Wednesday, May 5

What works for us Wednesday

It's been too long for a What Works for us Wednesday! 

Today I needed to take my oldest to the doctor as her throat continues to be sore even after a round of antibiotics for what they had thought was strep.  Blood work was done as well as another strep test and we will wait until tomorrow for the results.  Poor Hannah doesn't feel well! 

The doctor's office today reminded me of a few helpful hints for scheduling appointments and how to make a doctor's visit successful:

1.  If you find that a sibling also needs to be seen at the last minute, as I did today for Nate while Hannah was being seen, don't be shy about asking if  there is room in the schedule for a sibling to be seen also.  It worked out great for us that the clinic was slow and both of our oldest got seen at the same time!  Two for one is a good thing!

2.  Schedule appointments first thing in the morning or ask the receptionist when the doctor's first appt after lunch is, I find that docs are more likely to be on time early in the morning and after lunch. 

3.  Ask if an 'office visit' is necessary.  Recently Children's Sleep center called to schedule a follow up which would have meant another 3 hour round trip for a 20-30 min conversation.  They were happy to say  we could just talk on the phone about the results and our next steps.  They understood the drive was just too long plus a hassle.

4.  Take along a grandparent, spouse or a friend to a doctor's visit that you know you are going to need to actually listen and take notes.  My husband, my mom, and my mother-in-law all hear the doctors instructions differently than I do.  Just having someone else in the room to understand and ask questions clears up a lot of the anxiousness that could come later.  Ask if you can bring a small microphone tape just to be able to replay later, this is helpful on a swallow study because the results are complicated.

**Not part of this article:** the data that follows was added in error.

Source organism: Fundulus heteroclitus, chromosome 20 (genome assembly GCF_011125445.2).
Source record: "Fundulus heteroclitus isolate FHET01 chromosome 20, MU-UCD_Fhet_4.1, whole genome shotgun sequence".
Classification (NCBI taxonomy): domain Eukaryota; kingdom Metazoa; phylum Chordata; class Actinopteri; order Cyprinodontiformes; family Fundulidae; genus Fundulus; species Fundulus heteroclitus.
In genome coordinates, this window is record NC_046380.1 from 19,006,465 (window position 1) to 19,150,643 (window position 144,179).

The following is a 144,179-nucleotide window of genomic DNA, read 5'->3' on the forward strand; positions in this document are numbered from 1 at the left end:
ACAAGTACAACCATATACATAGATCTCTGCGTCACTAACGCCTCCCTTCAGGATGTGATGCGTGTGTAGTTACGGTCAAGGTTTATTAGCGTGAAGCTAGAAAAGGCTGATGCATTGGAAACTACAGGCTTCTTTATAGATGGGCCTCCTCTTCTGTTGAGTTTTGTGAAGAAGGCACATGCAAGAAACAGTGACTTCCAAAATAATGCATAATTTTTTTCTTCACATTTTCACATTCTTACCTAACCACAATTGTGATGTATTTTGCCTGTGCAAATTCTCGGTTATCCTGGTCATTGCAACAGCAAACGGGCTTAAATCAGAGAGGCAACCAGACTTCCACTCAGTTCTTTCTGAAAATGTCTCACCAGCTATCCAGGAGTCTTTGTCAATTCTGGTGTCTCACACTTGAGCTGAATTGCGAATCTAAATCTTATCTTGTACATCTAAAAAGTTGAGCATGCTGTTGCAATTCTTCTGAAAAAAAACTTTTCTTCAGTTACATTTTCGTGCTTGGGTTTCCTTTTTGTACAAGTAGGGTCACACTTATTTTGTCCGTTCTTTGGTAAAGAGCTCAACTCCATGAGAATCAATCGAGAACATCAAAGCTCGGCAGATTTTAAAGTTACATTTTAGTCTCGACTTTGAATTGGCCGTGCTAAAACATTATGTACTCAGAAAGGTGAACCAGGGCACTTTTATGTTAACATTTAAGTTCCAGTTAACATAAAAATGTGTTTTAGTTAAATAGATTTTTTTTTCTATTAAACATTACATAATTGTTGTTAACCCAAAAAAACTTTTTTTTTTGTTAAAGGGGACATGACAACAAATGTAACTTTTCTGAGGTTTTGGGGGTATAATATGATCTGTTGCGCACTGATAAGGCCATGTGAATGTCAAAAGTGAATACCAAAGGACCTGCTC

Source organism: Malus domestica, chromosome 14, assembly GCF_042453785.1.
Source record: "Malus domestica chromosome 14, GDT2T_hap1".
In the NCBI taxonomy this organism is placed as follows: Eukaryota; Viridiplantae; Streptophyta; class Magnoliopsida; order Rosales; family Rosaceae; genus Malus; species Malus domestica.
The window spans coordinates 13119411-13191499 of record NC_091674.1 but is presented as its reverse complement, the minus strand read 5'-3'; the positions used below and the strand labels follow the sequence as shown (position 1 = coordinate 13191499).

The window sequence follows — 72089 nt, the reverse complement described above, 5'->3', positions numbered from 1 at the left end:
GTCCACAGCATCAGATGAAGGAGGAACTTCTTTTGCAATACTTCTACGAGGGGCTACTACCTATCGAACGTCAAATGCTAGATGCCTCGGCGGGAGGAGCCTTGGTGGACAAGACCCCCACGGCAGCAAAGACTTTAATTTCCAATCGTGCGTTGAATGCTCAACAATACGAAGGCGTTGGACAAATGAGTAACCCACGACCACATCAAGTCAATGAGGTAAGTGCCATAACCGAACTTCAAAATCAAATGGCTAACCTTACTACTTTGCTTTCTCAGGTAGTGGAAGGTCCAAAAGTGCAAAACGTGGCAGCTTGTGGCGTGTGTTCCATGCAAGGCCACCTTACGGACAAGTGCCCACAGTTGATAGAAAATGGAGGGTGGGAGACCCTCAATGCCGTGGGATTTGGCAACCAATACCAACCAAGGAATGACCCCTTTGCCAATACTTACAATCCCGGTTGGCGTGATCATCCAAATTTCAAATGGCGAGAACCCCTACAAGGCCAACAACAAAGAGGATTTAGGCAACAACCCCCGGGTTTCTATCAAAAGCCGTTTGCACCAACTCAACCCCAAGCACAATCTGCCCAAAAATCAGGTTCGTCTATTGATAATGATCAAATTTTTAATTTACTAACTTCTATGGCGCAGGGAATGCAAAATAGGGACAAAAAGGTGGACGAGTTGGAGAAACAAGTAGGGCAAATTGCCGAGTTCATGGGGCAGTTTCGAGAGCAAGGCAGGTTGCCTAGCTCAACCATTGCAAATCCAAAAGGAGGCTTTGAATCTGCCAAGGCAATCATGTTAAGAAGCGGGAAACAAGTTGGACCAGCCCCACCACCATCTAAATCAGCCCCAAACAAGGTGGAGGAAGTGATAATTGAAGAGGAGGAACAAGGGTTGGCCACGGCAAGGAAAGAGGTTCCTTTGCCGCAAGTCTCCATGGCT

5.  Request a copy of the chart, or a copy of notes, or have the doctor write notes for you.  Having a paper document is helpful.  The worse they can say is no.  And if they do, well, it might be a good time to think about who you really need on your team.  A doc that isn't afraid to put things in handwriting on a paper you find in the diaper bag is a doc that is WELL worth keeping.  Keep your 'care notebook' organized. Having doctors instructions and information in one place is so helpful.

6.  Ask doctors how they best communicate.  Go ahead.  You can do this.  Sometimes they give me their email and encourage small "in between visit" questions.  Occasionally I have heard faxes work well for some docs.  They want you to succeed.  They share the interest in providing your child with special healthcare needs the best care.

7.  Don't be late for an appointment.  The rest of the lobby full of waiting people doesn't like this.  Your children don't like being rushed thru an appointment either.  And let's face it, if you are late you are for a reason and perhaps you need to phone in and reschedule so you can attend to the issue that was causing you to be late in the first place. 

8.  Snacks and your own play items are a must when going to the doctor.  For longer appointments we bring a small dvd player for Tommy to watch repeated Finding Nemo.  Know what works for your child and bring that personal comfort for him. 

9.  Have questions prepared to ask your doctor.  Know that one of your questions might be "What is my next step from here" and "What are the questions I haven't asked" or "If he was your son, what else might you be thinking about".

10.  If you don't have health insurance, find it.  Whatcom Alliance for Healthcare Access does an amazing job finding prescription cards, medicaid, other forms of private insurance. 

And that is what works for your next visit to the doctor!  See you next Wednesday!

Tommy Adventures